I have heard testimonies of Jews who have come to believe in Jesus and they find that their families will disown them. They have a choice, to renounce their faith in Jesus and return to their families or to demonstrate their love for Jesus over their need to be loved by family. It is costly. It is painful. We do not all find ourselves in this type of situation, since most of us come from families that have loved Jesus for generations. But as we grow closer to Jesus and more and more willing to abide in his word, we may also find ourselves opposed by some family, some friends, and a growing portion of society.


What Jesus requires of us is total commitment. It has great costs, mostly to Jesus who suffered and died for us, but also costs to us. The deepest cost is our very lives. Jesus said we are to love him more than even our own life. This is a disturbing and strong message to the world. It also tempts us to water down the gospel to make it more acceptable to people, to be more attractive. But as soon as we do that we destroy what Jesus has said. We make the gospel a false gospel. Jesus requires more of us than that. And He requires more of all who are called – to love Him more than all others.


  • Requirements to Follow


27And whoever does not carry their cross and follow me cannot be my disciple.


Jesus first calls us to love Him above all others. Now he adds that we must carry our cross. The cross is a symbol of death. It was the instrument of Jesus’ death that in turn gave life to all who believe. It has thus become a symbol of both death and life. Today we have Islamic terrorists who also use instruments of death, but instead of dying to self that others might live, they take the lives of others in the hope that they will receive a reward. Their religious zeal is the opposite of Christianity. Christ calls us to love by following Him alone, and carrying a cross reminds us that we sacrifice ourselves not others. We give of ourselves for those who do not yet know Christ in the hope that they will come to faith in Him.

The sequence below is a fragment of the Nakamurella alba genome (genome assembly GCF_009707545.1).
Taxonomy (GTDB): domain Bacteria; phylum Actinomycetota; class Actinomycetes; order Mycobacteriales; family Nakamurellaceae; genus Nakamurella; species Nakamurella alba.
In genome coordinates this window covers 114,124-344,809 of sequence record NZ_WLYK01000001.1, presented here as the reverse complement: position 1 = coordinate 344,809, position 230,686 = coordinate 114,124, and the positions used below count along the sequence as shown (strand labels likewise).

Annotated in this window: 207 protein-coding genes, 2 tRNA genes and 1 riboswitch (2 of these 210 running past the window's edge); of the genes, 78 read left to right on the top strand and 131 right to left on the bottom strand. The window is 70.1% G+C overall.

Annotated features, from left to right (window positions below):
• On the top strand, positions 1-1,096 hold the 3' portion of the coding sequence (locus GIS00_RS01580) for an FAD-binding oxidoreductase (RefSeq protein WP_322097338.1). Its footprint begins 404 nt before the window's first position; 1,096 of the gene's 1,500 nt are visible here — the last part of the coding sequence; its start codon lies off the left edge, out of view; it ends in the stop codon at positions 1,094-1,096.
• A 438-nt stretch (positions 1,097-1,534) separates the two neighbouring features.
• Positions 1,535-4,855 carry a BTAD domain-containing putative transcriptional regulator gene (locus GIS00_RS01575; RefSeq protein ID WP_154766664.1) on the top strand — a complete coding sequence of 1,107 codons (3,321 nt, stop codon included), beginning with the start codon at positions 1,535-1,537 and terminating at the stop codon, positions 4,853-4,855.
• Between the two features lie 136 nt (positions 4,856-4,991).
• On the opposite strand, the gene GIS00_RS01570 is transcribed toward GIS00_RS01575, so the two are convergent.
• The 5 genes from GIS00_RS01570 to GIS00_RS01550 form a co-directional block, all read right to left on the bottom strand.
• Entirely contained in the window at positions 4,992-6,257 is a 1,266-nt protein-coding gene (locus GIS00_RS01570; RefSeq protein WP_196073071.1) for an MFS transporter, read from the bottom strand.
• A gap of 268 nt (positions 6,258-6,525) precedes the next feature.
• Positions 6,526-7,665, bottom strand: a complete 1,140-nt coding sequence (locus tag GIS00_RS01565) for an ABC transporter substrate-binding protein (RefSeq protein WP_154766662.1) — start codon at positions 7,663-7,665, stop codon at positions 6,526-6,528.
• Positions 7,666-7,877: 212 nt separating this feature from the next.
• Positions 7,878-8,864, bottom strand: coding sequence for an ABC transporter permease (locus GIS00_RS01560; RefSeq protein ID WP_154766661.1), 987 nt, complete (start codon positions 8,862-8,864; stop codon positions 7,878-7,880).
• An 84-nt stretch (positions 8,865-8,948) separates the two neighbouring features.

Carry your cross. The cross symbolizes God’s love, sacrifice, self-giving, forgiveness, redemption, hope, cleansing, and so forth…we could take an hour to make a list! Taking up the cross daily means living the Christian life daily. There is no place for Sunday only or worse yet, Easter and Christmas only. Taking up the cross is about living the Christian life every day. We take up the cross to show others the truth that can set them free. We take up the cross as a witness and as a discipline of discipleship.